18 And have cast their gods into the fire: for they were no gods, but the work of men’s hands, wood and stone: therefore they have destroyed them.

19 Now therefore, O LORD our God, I beseech thee, save thou us out of his hand, that all the kingdoms of the earth may know that thou art the LORD God, even thou only.

20 ¶ Then Isaiah the son of Amoz sent to Hezekiah, saying, Thus saith the LORD God of Israel, That which thou hast prayed to me against Sennacherib king of Assyria I have heard.

21 This is the word that the LORD hath spoken concerning him; The virgin the daughter of Zion hath despised thee, and laughed thee to scorn; the daughter of Jerusalem hath shaken her head at thee.

22 Whom hast thou reproached and blasphemed? and against whom hast thou exalted thy voice, and lifted up thine eyes on high? even against the Holy One of Israel.

23 By thy messengers thou hast reproached the Lord, and hast said, With the multitude of my chariots I am come up to the height of the mountains, to the sides of Lebanon, and will cut down the tall cedar trees thereof, and the choice fir trees thereof: and I will enter into the lodgings of his borders, and into the forest of his Carmel.

24 I have digged and drunk strange waters, and with the sole of my feet have I dried up all the rivers of besieged places.

25 Hast thou not heard long ago how I have done it, and of ancient times that I have formed it? now have I brought it to pass, that thou shouldest be to lay waste fenced cities into ruinous heaps.

26 Therefore their inhabitants were of small power, they were dismayed and confounded; they were as the grass of the field, and as the green herb, as the grass on the housetops, and as corn blasted before it be grown up.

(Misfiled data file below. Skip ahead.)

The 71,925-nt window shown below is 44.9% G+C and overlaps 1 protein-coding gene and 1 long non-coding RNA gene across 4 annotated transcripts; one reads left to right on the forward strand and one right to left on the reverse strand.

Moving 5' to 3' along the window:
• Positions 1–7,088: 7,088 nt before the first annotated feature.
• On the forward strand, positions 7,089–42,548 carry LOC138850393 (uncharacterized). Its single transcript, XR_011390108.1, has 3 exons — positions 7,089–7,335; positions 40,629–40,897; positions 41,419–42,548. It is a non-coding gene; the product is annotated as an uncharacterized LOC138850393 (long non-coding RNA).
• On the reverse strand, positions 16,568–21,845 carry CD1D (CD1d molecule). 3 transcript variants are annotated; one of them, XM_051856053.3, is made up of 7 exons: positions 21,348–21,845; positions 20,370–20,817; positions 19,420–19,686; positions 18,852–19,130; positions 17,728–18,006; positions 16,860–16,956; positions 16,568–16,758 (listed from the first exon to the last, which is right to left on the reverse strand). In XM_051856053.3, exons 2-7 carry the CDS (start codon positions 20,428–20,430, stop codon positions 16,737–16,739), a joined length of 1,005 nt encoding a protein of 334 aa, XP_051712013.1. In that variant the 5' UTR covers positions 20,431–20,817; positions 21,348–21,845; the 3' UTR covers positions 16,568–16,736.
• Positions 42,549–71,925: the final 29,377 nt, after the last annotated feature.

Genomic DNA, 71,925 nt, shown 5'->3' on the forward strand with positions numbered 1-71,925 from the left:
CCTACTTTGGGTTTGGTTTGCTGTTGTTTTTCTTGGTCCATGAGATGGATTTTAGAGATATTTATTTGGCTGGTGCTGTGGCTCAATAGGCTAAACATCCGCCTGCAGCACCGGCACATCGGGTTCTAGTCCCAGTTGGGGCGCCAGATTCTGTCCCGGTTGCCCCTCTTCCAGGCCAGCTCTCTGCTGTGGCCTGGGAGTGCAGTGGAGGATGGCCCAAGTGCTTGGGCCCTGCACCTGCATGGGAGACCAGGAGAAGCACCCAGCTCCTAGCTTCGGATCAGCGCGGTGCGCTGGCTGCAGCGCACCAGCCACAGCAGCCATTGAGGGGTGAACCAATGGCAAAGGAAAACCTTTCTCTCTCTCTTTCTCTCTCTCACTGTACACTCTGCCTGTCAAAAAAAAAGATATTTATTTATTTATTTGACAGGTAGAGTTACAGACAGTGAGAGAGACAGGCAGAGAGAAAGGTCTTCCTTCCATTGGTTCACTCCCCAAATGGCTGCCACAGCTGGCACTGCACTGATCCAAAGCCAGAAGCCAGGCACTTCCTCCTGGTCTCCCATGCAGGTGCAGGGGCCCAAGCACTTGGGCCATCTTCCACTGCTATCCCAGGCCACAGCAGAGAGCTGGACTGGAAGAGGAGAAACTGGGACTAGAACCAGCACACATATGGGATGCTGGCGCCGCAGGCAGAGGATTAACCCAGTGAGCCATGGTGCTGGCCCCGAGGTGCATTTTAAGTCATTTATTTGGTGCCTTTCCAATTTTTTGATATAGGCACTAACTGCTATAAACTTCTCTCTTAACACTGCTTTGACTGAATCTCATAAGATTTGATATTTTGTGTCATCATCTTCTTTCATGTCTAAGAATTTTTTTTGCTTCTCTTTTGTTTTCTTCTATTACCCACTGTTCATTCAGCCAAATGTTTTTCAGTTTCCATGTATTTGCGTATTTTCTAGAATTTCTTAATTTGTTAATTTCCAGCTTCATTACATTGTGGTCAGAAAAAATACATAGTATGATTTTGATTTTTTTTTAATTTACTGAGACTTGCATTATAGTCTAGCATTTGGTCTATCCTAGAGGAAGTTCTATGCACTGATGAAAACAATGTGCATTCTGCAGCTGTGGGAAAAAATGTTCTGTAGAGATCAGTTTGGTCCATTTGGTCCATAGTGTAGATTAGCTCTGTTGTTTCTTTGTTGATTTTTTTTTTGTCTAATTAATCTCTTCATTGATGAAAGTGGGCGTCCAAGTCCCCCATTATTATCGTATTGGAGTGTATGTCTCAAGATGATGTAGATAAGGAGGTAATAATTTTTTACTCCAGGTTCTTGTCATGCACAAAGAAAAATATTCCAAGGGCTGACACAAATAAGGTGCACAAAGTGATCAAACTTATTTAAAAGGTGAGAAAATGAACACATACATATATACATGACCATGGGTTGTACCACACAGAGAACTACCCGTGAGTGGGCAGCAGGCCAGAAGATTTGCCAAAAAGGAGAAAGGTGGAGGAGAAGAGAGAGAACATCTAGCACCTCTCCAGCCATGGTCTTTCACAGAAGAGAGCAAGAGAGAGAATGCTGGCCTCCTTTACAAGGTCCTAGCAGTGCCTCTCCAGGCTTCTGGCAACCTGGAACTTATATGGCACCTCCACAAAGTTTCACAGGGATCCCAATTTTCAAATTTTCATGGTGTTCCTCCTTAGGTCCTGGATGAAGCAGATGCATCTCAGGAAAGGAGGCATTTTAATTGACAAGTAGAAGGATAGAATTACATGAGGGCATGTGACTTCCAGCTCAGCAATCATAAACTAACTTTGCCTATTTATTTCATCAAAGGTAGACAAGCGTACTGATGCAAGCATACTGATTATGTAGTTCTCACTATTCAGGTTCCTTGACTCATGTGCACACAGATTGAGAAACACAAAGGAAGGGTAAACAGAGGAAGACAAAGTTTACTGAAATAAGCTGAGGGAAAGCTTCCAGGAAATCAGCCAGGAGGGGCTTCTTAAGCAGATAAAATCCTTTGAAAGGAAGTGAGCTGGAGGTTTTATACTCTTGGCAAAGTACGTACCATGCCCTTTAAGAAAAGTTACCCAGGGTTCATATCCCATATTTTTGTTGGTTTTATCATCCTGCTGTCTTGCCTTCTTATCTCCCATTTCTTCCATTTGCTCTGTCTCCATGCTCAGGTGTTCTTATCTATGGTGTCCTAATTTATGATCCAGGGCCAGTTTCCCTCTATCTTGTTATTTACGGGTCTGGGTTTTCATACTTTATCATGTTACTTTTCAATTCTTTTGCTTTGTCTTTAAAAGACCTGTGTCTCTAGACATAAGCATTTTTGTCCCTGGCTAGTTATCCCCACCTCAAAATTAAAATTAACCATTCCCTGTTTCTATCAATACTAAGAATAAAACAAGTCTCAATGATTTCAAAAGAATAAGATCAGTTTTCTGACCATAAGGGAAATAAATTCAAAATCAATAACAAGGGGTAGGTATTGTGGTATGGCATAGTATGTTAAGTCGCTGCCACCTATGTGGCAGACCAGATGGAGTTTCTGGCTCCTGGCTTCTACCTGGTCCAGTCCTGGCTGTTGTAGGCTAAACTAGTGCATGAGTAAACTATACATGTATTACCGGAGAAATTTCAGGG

27 But I know thy abode, and thy going out, and thy coming in, and thy rage against me.

28 Because thy rage against me and thy tumult is come up into mine ears, therefore I will put my hook in thy nose, and my bridle in thy lips, and I will turn thee back by the way by which thou camest.

29 And this shall be a sign unto thee, Ye shall eat this year such things as grow of themselves, and in the second year that which springeth of the same; and in the third year sow ye, and reap, and plant vineyards, and eat the fruits thereof.

30 And the remnant that is escaped of the house of Judah shall yet again take root downward, and bear fruit upward.

31 For out of Jerusalem shall go forth a remnant, and they that escape out of mount Zion: the zeal of the LORD of hosts shall do this.

32 Therefore thus saith the LORD concerning the king of Assyria, He shall not come into this city, nor shoot an arrow there, nor come before it with shield, nor cast a bank against it.

33 By the way that he came, by the same shall he return, and shall not come into this city, saith the LORD.

34 For I will defend this city, to save it, for mine own sake, and for my servant David’s sake.